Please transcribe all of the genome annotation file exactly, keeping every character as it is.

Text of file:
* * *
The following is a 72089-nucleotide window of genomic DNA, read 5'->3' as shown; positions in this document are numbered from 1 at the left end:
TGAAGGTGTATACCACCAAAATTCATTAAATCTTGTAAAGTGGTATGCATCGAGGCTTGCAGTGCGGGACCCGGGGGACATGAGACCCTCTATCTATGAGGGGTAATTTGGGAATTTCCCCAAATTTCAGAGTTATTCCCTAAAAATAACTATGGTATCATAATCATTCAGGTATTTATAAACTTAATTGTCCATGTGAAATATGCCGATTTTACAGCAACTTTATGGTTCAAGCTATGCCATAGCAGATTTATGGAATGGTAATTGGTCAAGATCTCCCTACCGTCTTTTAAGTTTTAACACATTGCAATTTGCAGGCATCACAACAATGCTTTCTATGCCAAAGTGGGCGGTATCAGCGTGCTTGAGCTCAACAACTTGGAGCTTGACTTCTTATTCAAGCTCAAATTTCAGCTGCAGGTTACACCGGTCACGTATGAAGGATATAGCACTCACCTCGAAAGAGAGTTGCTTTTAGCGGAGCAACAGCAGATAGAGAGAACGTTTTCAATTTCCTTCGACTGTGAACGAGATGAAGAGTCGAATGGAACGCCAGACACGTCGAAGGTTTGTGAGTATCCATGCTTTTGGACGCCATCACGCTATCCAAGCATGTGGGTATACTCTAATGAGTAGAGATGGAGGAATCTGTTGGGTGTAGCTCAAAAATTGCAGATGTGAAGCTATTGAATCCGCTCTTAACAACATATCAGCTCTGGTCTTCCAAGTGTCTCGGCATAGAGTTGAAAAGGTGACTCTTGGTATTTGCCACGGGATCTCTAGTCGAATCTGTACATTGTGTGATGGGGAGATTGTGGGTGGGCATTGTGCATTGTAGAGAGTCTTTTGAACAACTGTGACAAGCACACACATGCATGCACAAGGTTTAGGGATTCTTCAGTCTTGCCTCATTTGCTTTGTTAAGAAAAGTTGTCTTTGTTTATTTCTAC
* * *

The following is a 72089-nucleotide window of genomic DNA, read 5'->3' as shown; positions in this document are numbered from 1 at the left end:
TGAAGGTGTATACCACCAAAATTCATTAAATCTTGTAAAGTGGTATGCATCGAGGCTTGCAGTGCGGGACCCGGGGGACATGAGACCCTCTATCTATGAGGGGTAATTTGGGAATTTCCCCAAATTTCAGAGTTATTCCCTAAAAATAACTATGGTATCATAATCATTCAGGTATTTATAAACTTAATTGTCCATGTGAAATATGCCGATTTTACAGCAACTTTATGGTTCAAGCTATGCCATAGCAGATTTATGGAATGGTAATTGGTCAAGATCTCCCTACCGTCTTTTAAGTTTTAACACATTGCAATTTGCAGGCATCACAACAATGCTTTCTATGCCAAAGTGGGCGGTATCAGCGTGCTTGAGCTCAACAACTTGGAGCTTGACTTCTTATTCAAGCTCAAATTTCAGCTGCAGGTTACACCGGTCACGTATGAAGGATATAGCACTCACCTCGAAAGAGAGTTGCTTTTAGCGGAGCAACAGCAGATAGAGAGAACGTTTTCAATTTCCTTCGACTGTGAACGAGATGAAGAGTCGAATGGAACGCCAGACACGTCGAAGGTTTGTGAGTATCCATGCTTTTGGACGCCATCACGCTATCCAAGCATGTGGGTATACTCTAATGAGTAGAGATGGAGGAATCTGTTGGGTGTAGCTCAAAAATTGCAGATGTGAAGCTATTGAATCCGCTCTTAACAACATATCAGCTCTGGTCTTCCAAGTGTCTCGGCATAGAGTTGAAAAGGTGACTCTTGGTATTTGCCACGGGATCTCTAGTCGAATCTGTACATTGTGTGATGGGGAGATTGTGGGTGGGCATTGTGCATTGTAGAGAGTCTTTTGAACAACTGTGACAAGCACACACATGCATGCACAAGGTTTAGGGATTCTTCAGTCTTGCCTCATTTGCTTTGTTAAGAAAAGTTGTCTTTGTTTATTTCTAC